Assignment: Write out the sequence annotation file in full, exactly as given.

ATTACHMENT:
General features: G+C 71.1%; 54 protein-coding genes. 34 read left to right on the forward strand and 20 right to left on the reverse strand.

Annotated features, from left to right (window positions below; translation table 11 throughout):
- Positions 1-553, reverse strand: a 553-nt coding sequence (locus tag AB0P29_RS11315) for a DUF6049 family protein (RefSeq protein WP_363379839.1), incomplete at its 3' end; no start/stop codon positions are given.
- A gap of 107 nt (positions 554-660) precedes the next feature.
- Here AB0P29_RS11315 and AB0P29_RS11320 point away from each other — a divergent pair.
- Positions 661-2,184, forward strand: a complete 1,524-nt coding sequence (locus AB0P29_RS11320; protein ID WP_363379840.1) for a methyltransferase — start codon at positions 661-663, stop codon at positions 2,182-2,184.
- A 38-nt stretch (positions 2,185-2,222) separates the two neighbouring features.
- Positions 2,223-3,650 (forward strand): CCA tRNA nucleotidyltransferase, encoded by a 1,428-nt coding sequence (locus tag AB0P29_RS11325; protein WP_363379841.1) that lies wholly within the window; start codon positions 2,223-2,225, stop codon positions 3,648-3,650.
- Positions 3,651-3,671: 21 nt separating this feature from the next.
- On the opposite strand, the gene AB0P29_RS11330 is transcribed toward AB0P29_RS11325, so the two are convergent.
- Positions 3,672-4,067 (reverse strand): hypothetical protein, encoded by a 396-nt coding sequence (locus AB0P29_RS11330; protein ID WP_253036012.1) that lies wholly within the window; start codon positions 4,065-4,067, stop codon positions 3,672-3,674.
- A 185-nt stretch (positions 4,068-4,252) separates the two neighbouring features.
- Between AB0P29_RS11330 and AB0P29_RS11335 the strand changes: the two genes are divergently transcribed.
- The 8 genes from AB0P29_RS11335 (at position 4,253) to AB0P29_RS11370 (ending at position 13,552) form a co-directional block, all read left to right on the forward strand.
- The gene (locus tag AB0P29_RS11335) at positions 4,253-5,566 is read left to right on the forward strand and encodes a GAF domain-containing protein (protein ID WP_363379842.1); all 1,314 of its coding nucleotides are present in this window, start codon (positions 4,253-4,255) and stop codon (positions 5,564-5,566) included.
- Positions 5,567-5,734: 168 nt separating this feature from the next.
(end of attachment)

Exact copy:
General features: G+C 71.1%; 54 protein-coding genes. 34 read left to right on the forward strand and 20 right to left on the reverse strand.

Annotated features, from left to right (window positions below; translation table 11 throughout):
- Positions 1-553, reverse strand: a 553-nt coding sequence (locus tag AB0P29_RS11315) for a DUF6049 family protein (RefSeq protein WP_363379839.1), incomplete at its 3' end; no start/stop codon positions are given.
- A gap of 107 nt (positions 554-660) precedes the next feature.
- Here AB0P29_RS11315 and AB0P29_RS11320 point away from each other — a divergent pair.
- Positions 661-2,184, forward strand: a complete 1,524-nt coding sequence (locus AB0P29_RS11320; protein ID WP_363379840.1) for a methyltransferase — start codon at positions 661-663, stop codon at positions 2,182-2,184.
- A 38-nt stretch (positions 2,185-2,222) separates the two neighbouring features.
- Positions 2,223-3,650 (forward strand): CCA tRNA nucleotidyltransferase, encoded by a 1,428-nt coding sequence (locus tag AB0P29_RS11325; protein WP_363379841.1) that lies wholly within the window; start codon positions 2,223-2,225, stop codon positions 3,648-3,650.
- Positions 3,651-3,671: 21 nt separating this feature from the next.
- On the opposite strand, the gene AB0P29_RS11330 is transcribed toward AB0P29_RS11325, so the two are convergent.
- Positions 3,672-4,067 (reverse strand): hypothetical protein, encoded by a 396-nt coding sequence (locus AB0P29_RS11330; protein ID WP_253036012.1) that lies wholly within the window; start codon positions 4,065-4,067, stop codon positions 3,672-3,674.
- A 185-nt stretch (positions 4,068-4,252) separates the two neighbouring features.
- Between AB0P29_RS11330 and AB0P29_RS11335 the strand changes: the two genes are divergently transcribed.
- The 8 genes from AB0P29_RS11335 (at position 4,253) to AB0P29_RS11370 (ending at position 13,552) form a co-directional block, all read left to right on the forward strand.
- The gene (locus tag AB0P29_RS11335) at positions 4,253-5,566 is read left to right on the forward strand and encodes a GAF domain-containing protein (protein ID WP_363379842.1); all 1,314 of its coding nucleotides are present in this window, start codon (positions 4,253-4,255) and stop codon (positions 5,564-5,566) included.
- Positions 5,567-5,734: 168 nt separating this feature from the next.